# Produce CuCl2 from CuSO4

I have a large amount of copper sulfate available and I am interested in obtaining copper chloride from it. What is the easiest way to do so?

I have considered mixing an aqueous solution of copper sulfate with sodium chloride, but I think that it would be difficult to separate the resulting sodium sulfate from the copper chloride. My other idea is to first react the copper sulfate with sodium carbonate and then react the resulting copper carbonate with hydrochloric acid, which would produce copper chloride (the other products would be $\ce{CO2}$ gas and water). I am trying to find a cost effective method for performing this reaction.

## 5 Answers

You cannot obtain $\ce{CuCl2}$ mixing $\ce{CuSO4}$ and $\ce{NaCl}$ because both are very soluble, the second strategy seems good because $\ce{CuCO3}$ is insoluble in water, and you can react the new salt with $\ce{HCl}$.

Good luck.

Here's a much more direct method: just add a stoichiometric amount of calcium chloride to a concentrated aqueous solution of copper sulfate:

$$\ce{CuSO4(aq) + CaCl2(aq) -> CaSO4(s) + CuCl2(aq)}$$

If the copper sulfate you have is in the anhydrous form (white powder), then add 695.3 mg of pure $\ce{CaCl2}$ per 1000 mg of pure $\ce{CuSO4}$. If your copper sulfate is in the form of the pentahydrate ($\ce{CuSO4.5H2O}$, striking blue crystals), then add 444.5 mg of pure $\ce{CaCl2}$ per 1000 mg of pure $\ce{CuSO4.5H2O}$.

The low solubility of calcium sulfate (~0.2 g per 100 g of water at 20°C) is what drives the reaction forwards. This double displacement reaction does not happen if you use sodium chloride, because sodium sulfate is highly soluble. Simply filter the solid out and obtain a relatively pure solution of copper(II) chloride, with small amounts of calcium and sulfate contamination. Drying the solution completely will net $\ce{CuCl2}$ crystals.

Try adding pure salt to aqueous CuSO4 and freeze out Glauber's salt (Na2SO4.10H2O):

2 NaCl + CuSO4 (aq) --Freeze--> Na2SO4.10H2O + CuCl2 (aq)

This path avoids the formation of problematic CaSO4 to quote a source (http://homepages.see.leeds.ac.uk/~earlgb/Publications/Vam%20Driessche%20et%20al%20New%20Perspectives%20on%20Mineral%20Nucleation%20and%20Growth%20Springer%202016_Chapter12.pdf):

"Induction time measurements performed by Liu and Nancollas (1973) suggested that the nucleation of gypsum is associated with an appreciable activation barrier, involving a critical nucleus composed of approximately six ions, as predicted based on a “nonclassical nucleation model” introduced by Christiansen and Nielsen (1952)."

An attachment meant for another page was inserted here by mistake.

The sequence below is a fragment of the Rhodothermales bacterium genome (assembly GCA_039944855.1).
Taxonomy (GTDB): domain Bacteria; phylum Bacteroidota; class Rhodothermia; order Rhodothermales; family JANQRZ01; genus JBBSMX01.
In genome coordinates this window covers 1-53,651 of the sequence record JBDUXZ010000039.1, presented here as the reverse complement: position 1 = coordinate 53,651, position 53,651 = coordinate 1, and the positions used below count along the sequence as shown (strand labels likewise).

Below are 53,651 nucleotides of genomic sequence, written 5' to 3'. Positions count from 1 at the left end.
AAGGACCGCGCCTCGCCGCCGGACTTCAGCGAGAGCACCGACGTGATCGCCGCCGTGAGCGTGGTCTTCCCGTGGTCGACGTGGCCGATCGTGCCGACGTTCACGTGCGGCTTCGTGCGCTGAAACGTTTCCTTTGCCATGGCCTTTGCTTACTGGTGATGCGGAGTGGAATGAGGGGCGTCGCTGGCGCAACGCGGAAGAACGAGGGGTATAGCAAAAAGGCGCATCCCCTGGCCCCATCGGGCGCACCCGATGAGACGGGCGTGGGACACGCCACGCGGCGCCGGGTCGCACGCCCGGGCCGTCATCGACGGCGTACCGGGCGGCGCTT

The formed CuCl2 can be further purified by concentrating the solution and cooling to collect CuCl2.2H2O.

I would guess you can directly mix copper sulfate solution with concentrated $\ce{HCl}$ to yield dissolved $\ce{CuCl2}$ and $\ce{H2SO4}$. This is of course in competition with (re-)formation of $\ce{CuSO4}$ but I would be interested in seeing how excess $\ce{HCl}$ would affect yield.

Also -- I made $\ce{CuCl2}$ by dissolving copper metal in concentrated $\ce{HCl}$, adding concentrated $\ce{H2O2}$ (slowly) and then evaporating off the water solvent. The dehydrated form is a brown powder and moderately irratiting. Easily soluble in water and has a blue/green solution color. -- So some method of reducing the copper sulfate to copper-metal (e.g. electrolysis), and then this dissolution in $\ce{HCl/H2O2}$ should do it.

Acid fumes deem a fume hood necessary, but decomposition of $\ce{H2O2}$ just gives off water and oxygen gas.

Along the lines of your precipitating idea, using barium chloride or lead chloride to form the corresponding insoluble sulfate would potentially be a faster, one step process, although perhaps more expensive. After, you decant the remaining $\ce{CuCl2}$ and evaporate solvent.

• Adding conc. $\ce{HCl}$ to $\ce{CuSO4}$ solution will give a yellow solution containing $\ce{[CuCl4]^{2-}}$ ions. It definitely won't produce $\ce{CuCl2}$ as all the ions will stay in solution. – bon Jul 31 '15 at 15:08
• I thought it may form a more complex ion, thanks. By the way --how does one write subscripts without italicizing (with LaTex)? I'd like to contribute here more often. @bon – khaverim Jul 31 '15 at 15:13
• @bon Nevermind, I can see it from your edits, ty – khaverim Jul 31 '15 at 15:15
• See here for information on formatting. – bon Jul 31 '15 at 15:20

Displacement reaction of copper by sodium will work well if ethanol is used to precipitate the sodium sulfate. Copper chloride is soluble in ethanol (>50 g/100 mL) while sodium sulfate is not. A mixture of concentrated salts in water, followed by dilution with fair amounts of ethanol will allow recovery of high-purity copper chloride dihydrate after proper washing and drying. However, you must check for ethanol contamination in the crystals.